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Report No. 111

1.5. History of the rule disallowing recovery for fatal accident.-

It was, thus, one of the celebrated oddities of the common law that, for the wrongful killing of a human being, redress could not be obtained in tort. An over-statement by Lord Ellenborough is considered to have been responsible for stopping the development of such a remedy.1 The exact origin of the rule is, however, complex and obscure.2

So far as the person injured (and consequentially dead) is concerned, naturally, he could not physically sue and his own cause of actio.- even if the law gave on.- would not have survived at common law, in view of the operation of another rule, namely, that personal actions die with the person. But this rule, by itself, would not have prevented the recovery of compensation by his dependants. What prevented recovery by the dependants was the rule prohibiting award of compensation for death, which has been mentioned above.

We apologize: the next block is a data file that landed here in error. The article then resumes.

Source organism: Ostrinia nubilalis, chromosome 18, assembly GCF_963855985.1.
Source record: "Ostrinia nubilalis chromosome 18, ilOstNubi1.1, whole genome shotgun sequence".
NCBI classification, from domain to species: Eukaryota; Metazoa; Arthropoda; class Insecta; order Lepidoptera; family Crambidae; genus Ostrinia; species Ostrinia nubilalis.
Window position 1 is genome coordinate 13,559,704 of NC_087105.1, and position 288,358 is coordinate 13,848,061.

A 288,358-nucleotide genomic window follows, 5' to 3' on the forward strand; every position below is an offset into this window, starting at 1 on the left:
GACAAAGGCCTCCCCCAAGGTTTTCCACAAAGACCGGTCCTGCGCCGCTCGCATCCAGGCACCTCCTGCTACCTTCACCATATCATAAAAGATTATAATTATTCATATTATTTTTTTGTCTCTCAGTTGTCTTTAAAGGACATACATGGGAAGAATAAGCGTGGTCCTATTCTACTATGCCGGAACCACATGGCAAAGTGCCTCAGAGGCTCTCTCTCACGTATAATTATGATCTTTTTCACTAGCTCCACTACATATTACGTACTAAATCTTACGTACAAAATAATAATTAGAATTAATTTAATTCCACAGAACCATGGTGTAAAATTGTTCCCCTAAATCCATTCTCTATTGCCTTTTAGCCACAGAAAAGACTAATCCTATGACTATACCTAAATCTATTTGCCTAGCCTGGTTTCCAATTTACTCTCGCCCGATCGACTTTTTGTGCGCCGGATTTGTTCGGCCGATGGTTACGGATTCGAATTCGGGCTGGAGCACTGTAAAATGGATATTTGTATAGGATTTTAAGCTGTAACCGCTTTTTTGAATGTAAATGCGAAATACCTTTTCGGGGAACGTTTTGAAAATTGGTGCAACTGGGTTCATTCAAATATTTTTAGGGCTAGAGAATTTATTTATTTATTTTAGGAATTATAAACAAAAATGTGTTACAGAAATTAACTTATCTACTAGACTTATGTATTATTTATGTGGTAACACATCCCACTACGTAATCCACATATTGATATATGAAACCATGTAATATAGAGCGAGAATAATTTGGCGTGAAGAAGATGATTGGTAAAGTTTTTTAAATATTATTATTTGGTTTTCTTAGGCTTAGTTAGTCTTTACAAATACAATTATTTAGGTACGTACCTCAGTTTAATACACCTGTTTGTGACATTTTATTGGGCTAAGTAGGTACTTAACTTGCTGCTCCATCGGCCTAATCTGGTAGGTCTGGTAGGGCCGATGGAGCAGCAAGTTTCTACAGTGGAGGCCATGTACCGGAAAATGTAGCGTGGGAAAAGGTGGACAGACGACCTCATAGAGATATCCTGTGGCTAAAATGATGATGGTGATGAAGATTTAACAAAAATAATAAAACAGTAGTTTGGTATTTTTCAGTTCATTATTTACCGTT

1. (a) Holdsworth "Origin of rule in Bakar v. Bolton", (1916) 32 LQB 43.

(b) Holdsworth H.E.L., (1923), Vol. 3, p. 331.

2. Malone Genesis of Wrongful Death, (1965) 17 Stan L Rev 1043.

The Fatal Accidents Act, 1855 Back

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